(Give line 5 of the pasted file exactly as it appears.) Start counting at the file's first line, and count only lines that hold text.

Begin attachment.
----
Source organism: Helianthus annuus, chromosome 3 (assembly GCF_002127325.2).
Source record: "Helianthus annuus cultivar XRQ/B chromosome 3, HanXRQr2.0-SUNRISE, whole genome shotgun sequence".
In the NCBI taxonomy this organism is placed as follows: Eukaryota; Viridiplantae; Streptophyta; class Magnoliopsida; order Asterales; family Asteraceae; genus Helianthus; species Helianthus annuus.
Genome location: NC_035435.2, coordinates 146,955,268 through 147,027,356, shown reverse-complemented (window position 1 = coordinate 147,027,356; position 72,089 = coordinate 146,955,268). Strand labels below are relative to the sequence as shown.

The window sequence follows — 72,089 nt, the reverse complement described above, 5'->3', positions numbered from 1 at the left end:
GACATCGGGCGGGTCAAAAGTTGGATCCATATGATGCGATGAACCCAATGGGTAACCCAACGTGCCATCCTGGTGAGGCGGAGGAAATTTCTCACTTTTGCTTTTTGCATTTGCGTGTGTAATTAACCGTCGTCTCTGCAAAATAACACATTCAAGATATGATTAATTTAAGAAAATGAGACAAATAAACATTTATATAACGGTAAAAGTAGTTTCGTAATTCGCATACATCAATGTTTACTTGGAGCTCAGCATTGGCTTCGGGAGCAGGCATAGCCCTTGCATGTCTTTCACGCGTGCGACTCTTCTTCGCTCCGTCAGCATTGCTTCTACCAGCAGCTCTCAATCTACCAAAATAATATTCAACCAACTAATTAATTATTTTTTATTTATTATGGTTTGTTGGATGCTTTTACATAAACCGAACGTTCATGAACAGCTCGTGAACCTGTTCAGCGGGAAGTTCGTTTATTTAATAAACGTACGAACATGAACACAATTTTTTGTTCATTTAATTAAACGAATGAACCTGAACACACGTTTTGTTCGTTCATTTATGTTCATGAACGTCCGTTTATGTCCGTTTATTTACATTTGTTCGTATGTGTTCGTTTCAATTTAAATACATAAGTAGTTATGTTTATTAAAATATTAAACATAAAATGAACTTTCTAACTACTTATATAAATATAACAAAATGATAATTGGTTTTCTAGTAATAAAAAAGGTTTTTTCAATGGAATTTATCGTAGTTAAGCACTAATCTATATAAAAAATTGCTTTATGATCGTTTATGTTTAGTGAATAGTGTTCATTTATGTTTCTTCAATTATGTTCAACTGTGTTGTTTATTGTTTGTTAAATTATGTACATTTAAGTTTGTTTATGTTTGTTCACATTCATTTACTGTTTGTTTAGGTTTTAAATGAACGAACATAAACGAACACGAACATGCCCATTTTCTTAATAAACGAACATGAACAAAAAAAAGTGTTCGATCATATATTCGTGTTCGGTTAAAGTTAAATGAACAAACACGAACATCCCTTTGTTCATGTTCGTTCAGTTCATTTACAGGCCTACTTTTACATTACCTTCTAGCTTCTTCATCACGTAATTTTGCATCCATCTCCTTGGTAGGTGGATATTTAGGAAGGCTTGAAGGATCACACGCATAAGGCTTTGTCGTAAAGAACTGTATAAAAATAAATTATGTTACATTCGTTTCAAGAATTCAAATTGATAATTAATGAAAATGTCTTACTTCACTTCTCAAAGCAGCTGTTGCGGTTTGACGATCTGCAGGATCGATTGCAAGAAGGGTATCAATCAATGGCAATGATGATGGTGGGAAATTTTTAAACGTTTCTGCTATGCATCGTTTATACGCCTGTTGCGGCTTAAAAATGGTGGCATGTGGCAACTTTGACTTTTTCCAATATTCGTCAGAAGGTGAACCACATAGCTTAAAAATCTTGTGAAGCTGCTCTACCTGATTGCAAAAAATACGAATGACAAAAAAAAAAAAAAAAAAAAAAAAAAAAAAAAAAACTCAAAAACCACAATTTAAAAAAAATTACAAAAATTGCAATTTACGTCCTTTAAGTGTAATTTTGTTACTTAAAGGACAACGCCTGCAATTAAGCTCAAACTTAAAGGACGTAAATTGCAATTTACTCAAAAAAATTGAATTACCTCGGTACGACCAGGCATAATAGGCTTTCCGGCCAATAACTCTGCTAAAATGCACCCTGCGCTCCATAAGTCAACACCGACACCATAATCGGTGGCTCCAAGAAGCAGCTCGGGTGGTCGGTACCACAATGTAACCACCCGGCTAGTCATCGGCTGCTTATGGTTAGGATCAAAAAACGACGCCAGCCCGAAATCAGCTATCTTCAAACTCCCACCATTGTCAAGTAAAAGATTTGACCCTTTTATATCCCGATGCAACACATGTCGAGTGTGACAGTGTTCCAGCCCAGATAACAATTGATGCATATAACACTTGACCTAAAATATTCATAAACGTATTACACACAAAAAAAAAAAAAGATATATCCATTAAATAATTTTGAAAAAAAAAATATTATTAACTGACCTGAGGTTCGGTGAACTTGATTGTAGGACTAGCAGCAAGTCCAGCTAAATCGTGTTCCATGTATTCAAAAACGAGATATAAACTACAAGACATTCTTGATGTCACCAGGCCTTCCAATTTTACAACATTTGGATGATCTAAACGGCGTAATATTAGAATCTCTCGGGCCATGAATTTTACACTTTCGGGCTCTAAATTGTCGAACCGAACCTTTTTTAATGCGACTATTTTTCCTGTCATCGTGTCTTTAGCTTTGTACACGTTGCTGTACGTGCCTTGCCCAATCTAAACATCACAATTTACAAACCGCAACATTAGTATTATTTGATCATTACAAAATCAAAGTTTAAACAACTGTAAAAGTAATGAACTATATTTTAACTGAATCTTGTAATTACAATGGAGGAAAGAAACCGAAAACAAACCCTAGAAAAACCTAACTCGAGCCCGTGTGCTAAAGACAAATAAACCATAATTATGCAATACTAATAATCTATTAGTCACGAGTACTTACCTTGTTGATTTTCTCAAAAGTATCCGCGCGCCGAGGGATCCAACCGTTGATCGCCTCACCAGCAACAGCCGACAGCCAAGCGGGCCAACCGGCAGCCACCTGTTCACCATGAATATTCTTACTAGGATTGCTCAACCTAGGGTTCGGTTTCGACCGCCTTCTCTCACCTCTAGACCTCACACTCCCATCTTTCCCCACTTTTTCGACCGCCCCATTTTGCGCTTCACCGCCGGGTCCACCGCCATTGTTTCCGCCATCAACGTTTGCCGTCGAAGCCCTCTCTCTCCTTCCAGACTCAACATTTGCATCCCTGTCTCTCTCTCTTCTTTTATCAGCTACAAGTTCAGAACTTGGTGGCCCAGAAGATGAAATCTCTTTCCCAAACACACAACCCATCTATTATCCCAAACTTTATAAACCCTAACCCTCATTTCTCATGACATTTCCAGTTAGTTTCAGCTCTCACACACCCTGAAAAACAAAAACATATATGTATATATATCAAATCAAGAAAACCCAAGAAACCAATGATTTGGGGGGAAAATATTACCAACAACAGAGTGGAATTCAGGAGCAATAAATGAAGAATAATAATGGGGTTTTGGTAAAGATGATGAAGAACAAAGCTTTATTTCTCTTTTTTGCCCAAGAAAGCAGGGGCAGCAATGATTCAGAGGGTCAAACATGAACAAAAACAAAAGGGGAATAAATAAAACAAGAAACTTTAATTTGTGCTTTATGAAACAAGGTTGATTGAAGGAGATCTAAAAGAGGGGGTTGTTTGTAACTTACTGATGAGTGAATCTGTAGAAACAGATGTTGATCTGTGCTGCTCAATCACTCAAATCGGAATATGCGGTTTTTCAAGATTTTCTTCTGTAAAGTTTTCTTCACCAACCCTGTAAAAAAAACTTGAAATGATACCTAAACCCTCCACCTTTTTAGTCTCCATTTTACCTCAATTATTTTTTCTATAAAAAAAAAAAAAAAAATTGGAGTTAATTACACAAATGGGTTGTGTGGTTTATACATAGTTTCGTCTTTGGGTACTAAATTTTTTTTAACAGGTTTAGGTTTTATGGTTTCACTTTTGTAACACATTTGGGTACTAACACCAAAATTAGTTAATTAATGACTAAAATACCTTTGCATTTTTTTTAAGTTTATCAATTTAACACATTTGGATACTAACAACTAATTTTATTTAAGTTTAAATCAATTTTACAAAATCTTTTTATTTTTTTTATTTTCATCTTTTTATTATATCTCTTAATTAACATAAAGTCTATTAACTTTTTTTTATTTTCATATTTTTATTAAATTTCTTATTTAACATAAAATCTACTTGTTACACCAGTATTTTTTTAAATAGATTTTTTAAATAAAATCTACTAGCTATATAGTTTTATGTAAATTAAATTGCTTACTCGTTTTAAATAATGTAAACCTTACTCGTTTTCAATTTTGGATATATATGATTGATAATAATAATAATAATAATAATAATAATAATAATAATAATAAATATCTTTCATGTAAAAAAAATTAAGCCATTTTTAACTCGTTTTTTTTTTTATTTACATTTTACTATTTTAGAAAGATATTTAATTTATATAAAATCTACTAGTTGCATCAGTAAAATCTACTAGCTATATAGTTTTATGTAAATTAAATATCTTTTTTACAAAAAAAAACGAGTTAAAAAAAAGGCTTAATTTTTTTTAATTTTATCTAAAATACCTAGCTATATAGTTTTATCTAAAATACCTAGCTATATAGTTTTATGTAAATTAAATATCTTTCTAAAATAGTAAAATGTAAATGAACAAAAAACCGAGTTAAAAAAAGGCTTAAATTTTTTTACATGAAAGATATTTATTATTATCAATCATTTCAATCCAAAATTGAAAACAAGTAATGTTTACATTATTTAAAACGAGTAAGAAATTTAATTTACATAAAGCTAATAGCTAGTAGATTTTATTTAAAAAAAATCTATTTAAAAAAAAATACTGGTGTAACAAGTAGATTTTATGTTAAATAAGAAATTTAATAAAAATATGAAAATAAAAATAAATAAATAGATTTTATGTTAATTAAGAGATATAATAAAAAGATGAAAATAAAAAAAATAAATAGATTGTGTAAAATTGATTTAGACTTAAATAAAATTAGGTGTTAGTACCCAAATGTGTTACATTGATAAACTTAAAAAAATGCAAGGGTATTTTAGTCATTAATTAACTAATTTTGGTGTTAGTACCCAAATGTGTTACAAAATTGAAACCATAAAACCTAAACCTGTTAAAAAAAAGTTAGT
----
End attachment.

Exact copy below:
The window sequence follows — 72,089 nt, the reverse complement described above, 5'->3', positions numbered from 1 at the left end: